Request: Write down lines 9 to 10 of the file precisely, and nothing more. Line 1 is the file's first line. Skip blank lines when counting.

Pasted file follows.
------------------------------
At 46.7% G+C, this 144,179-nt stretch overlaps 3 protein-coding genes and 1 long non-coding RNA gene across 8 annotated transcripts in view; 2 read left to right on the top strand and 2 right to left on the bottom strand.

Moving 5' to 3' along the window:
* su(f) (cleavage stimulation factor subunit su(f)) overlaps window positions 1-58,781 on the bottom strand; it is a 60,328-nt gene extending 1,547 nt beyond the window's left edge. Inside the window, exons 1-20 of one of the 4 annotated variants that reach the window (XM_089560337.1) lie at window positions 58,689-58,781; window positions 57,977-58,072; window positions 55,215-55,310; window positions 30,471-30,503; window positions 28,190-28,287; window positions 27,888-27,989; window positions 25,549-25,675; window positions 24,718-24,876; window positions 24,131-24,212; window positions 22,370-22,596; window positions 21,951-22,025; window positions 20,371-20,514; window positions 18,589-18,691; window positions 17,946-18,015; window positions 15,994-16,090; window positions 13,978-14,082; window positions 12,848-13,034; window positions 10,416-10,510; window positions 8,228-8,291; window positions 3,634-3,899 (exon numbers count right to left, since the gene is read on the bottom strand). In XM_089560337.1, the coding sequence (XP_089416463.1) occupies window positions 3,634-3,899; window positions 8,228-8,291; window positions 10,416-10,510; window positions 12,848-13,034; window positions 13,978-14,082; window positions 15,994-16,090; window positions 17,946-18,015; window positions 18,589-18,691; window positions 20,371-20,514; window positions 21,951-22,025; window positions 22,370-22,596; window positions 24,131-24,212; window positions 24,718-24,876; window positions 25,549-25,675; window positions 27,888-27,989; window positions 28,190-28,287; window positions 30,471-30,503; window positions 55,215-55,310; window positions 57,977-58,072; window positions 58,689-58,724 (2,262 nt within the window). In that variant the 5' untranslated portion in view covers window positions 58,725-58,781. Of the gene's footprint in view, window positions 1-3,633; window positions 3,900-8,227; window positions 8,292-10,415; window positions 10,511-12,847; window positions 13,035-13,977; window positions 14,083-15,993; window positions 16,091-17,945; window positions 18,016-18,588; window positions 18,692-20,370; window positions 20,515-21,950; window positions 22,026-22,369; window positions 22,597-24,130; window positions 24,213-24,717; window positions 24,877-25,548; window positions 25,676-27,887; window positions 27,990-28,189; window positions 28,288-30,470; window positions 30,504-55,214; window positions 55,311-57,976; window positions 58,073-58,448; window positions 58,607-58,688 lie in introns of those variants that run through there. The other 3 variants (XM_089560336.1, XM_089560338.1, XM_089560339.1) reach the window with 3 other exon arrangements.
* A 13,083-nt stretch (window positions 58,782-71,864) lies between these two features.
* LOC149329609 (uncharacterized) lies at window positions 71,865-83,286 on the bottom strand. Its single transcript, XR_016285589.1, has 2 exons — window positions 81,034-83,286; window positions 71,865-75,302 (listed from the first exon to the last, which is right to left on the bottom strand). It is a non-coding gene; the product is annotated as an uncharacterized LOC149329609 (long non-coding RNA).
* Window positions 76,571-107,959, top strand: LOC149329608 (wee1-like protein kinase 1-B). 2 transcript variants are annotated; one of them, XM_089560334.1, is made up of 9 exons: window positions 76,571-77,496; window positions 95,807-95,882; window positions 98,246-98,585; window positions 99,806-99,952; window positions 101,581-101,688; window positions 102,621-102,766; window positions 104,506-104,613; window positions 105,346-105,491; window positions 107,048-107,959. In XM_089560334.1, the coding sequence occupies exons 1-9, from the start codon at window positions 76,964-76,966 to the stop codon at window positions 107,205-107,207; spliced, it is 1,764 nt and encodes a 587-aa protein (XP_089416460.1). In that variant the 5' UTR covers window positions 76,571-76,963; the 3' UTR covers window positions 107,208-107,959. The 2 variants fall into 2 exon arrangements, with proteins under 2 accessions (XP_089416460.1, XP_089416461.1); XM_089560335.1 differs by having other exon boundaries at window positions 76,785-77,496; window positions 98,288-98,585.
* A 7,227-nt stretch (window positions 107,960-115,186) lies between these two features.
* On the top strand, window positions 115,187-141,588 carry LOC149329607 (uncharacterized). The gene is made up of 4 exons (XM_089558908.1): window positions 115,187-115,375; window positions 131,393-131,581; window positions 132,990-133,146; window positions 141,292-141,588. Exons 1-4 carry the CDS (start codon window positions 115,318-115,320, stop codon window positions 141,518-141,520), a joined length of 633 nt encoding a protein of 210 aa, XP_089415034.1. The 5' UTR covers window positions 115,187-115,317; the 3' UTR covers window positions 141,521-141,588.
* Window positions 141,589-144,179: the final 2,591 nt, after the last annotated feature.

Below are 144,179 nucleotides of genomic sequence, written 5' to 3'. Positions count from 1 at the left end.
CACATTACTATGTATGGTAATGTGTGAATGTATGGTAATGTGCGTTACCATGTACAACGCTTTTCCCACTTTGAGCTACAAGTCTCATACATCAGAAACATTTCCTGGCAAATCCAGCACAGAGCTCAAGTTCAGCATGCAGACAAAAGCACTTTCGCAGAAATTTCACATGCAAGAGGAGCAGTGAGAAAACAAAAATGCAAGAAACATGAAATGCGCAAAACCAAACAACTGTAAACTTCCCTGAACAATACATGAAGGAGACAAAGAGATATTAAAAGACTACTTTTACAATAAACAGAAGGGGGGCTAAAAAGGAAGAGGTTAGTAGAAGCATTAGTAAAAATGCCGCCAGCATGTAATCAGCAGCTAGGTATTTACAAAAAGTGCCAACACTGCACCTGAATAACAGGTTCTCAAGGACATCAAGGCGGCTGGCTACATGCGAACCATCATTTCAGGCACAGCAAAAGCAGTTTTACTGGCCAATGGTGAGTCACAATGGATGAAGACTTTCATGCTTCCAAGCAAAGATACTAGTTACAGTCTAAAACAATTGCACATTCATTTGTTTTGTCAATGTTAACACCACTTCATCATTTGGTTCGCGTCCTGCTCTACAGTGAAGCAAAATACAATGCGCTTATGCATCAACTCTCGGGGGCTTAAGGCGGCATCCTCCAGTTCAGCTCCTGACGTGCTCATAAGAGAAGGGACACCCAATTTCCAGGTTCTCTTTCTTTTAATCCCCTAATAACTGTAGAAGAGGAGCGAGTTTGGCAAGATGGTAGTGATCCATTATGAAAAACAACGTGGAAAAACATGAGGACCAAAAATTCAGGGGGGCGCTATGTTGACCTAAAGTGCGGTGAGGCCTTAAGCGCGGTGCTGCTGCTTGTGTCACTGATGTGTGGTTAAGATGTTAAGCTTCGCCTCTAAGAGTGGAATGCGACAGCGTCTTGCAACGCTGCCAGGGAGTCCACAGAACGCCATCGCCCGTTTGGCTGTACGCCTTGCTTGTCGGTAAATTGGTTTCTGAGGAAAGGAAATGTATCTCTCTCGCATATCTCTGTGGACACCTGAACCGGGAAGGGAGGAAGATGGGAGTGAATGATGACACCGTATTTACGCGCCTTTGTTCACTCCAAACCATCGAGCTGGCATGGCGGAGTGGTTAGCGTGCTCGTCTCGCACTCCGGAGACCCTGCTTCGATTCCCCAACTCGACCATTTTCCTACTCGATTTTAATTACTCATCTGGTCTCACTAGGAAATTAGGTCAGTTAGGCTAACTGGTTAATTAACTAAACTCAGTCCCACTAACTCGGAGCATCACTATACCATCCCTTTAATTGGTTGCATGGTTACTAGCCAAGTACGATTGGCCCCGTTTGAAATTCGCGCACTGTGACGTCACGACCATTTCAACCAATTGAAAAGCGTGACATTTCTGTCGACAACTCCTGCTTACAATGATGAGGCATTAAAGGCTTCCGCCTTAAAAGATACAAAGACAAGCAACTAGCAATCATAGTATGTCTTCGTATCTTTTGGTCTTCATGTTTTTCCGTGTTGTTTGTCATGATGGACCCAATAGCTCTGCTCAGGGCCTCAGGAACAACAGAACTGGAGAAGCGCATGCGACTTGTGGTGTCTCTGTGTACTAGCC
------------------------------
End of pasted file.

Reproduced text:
* Window positions 141,589-144,179: the final 2,591 nt, after the last annotated feature.

Below are 144,179 nucleotides of genomic sequence, written 5' to 3'. Positions count from 1 at the left end.